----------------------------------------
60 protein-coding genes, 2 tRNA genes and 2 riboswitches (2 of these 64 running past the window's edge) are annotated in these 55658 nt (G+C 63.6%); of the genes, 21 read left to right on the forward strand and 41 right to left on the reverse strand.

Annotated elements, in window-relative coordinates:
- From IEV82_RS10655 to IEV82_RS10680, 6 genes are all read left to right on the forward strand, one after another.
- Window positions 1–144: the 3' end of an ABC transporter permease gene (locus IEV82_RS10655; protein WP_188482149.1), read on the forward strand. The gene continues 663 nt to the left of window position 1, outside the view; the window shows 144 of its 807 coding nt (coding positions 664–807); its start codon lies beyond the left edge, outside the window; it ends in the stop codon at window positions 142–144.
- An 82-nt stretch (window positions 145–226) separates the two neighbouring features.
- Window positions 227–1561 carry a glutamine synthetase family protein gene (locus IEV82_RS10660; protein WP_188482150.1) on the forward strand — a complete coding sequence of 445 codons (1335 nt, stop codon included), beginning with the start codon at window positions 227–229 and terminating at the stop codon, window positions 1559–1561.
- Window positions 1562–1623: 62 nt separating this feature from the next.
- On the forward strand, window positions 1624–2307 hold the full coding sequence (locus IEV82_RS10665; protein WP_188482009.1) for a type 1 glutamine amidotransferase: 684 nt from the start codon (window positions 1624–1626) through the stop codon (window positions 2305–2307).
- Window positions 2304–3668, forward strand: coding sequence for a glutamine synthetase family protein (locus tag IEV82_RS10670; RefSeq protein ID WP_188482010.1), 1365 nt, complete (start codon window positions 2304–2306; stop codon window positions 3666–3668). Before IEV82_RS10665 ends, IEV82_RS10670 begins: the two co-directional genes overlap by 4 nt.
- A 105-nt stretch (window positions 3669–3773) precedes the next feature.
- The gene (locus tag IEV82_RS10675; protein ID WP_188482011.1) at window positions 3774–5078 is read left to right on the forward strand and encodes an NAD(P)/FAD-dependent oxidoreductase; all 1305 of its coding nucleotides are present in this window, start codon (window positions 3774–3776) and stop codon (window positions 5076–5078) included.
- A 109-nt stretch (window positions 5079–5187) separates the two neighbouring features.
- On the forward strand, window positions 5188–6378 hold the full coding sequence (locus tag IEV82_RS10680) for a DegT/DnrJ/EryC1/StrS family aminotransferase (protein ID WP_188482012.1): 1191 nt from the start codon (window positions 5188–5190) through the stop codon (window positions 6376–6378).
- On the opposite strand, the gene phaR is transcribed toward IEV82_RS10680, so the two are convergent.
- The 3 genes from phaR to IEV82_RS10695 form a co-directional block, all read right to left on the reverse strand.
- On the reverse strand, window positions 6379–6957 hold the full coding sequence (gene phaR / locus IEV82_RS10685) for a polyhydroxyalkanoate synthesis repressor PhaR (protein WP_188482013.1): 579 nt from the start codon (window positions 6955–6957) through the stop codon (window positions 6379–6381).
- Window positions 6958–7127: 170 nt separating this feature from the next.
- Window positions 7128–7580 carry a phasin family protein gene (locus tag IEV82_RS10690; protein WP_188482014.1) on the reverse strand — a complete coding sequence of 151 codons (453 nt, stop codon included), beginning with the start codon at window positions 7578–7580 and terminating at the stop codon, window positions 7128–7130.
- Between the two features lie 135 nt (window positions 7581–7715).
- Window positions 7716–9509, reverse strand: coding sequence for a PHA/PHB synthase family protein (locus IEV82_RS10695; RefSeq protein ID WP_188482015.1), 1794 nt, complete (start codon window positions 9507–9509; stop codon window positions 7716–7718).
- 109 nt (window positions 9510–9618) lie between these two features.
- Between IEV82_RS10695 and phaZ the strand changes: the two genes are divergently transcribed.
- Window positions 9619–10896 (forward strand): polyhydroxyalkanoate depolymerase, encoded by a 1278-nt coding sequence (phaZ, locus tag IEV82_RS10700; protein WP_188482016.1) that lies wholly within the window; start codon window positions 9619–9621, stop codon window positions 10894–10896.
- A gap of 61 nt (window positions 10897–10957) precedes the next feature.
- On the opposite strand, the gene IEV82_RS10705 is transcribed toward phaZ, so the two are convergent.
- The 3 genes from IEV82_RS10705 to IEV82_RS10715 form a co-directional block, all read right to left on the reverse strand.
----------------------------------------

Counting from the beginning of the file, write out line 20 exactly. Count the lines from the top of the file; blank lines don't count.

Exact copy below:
- Window positions 7716–9509, reverse strand: coding sequence for a PHA/PHB synthase family protein (locus IEV82_RS10695; RefSeq protein ID WP_188482015.1), 1794 nt, complete (start codon window positions 9507–9509; stop codon window positions 7716–7718).